It doesn't make any sort of financial sense for Fender to pay a dude to go through my workflow (around 2 - 4 hours work) per instrument. Ergo, they don't!
    Lownote38 likes this.
  11. fhm555

    fhm555 So FOS my eyes are brown Supporting Member

    Feb 16, 2011
    Maybe it's just luck but I've got quite a few MIM jazz basses and not a single one has any neck problems at all. They all set up great and hold a set up well and never any buzz clank or dead spots. I've got one old beater that goes to open jams and everyone who plays it wants it. I've sold several and the people who got them love them. Granted, the level of finish compared to an MIA jazz is not as high, but it is plenty serviceable and usable. I've got MIA jazz basses as well and I like the rolled neck edges, but not enough to pay the difference between the MIM and MIA when I can buy a used MIM and hot rod it and still have less in it than what an MIA would cost, including getting the neck edges rolled, but that's just me.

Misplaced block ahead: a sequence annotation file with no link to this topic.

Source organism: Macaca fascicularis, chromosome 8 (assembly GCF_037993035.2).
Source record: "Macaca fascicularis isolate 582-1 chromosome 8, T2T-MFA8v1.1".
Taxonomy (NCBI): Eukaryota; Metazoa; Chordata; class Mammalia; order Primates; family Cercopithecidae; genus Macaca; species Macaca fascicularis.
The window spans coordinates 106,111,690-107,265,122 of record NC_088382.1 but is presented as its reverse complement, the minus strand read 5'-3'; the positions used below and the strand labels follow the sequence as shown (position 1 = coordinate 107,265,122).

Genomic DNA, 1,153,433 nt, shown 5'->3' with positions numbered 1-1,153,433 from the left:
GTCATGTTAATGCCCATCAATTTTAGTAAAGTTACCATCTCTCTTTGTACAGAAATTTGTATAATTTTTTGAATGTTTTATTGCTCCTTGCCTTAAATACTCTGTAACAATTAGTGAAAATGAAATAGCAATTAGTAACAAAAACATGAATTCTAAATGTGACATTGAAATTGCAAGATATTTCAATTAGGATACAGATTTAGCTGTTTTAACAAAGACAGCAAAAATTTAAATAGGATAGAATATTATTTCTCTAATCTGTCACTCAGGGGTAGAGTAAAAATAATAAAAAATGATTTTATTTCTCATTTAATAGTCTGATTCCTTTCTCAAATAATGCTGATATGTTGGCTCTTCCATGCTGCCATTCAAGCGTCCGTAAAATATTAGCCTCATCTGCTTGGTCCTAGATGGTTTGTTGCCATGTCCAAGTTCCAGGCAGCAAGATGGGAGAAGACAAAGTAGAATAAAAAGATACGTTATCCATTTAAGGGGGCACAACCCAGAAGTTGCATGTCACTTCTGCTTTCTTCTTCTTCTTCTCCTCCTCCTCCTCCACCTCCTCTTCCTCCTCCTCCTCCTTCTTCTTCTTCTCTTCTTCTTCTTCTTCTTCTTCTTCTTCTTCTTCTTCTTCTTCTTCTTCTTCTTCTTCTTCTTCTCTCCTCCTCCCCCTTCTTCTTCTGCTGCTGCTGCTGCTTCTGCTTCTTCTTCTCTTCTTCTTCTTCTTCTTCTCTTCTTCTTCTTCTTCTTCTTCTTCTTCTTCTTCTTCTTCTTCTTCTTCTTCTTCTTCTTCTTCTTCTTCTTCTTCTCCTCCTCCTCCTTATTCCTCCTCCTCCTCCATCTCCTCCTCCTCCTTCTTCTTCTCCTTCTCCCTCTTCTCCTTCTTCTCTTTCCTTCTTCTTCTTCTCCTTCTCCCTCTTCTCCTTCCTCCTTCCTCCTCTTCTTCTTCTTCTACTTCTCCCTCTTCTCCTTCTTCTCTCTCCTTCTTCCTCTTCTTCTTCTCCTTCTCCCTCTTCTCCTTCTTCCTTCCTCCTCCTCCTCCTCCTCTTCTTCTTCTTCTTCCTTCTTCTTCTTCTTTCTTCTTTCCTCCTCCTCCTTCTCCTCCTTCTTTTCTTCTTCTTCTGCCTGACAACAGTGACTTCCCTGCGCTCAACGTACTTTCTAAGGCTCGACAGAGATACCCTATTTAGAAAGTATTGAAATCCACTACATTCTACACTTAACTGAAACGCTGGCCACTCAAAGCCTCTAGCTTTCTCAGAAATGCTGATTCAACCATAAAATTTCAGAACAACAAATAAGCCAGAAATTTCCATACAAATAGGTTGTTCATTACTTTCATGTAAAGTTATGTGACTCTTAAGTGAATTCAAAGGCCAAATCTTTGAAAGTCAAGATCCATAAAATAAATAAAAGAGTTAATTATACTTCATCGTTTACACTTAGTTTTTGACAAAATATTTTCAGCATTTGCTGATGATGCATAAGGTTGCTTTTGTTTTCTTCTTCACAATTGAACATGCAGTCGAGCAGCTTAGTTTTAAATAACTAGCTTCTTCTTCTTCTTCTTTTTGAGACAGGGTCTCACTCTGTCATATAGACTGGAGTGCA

Lownote38 and Picton like this.
  12. Sean775


    Mar 19, 2015
    New Jersey, USA
    So are the frets supposed to be lower and more rounded than how they are out of the factory?That might be my problem, then. Mine seem to be a little too square on top
  13. Turnaround

    Turnaround Commercial User

    May 6, 2004
    Toronto Canada
    Independent Instrument Technician
    They are not supposed to be lower, they are supposed to be even. And properly crowned (rounded).
  14. I’d have someone look at those frets.
  15. Lownote38


    Aug 8, 2013
    Nashville, TN
    Which they always have been on every Mexican made Fender I've owned. Straight from the factory.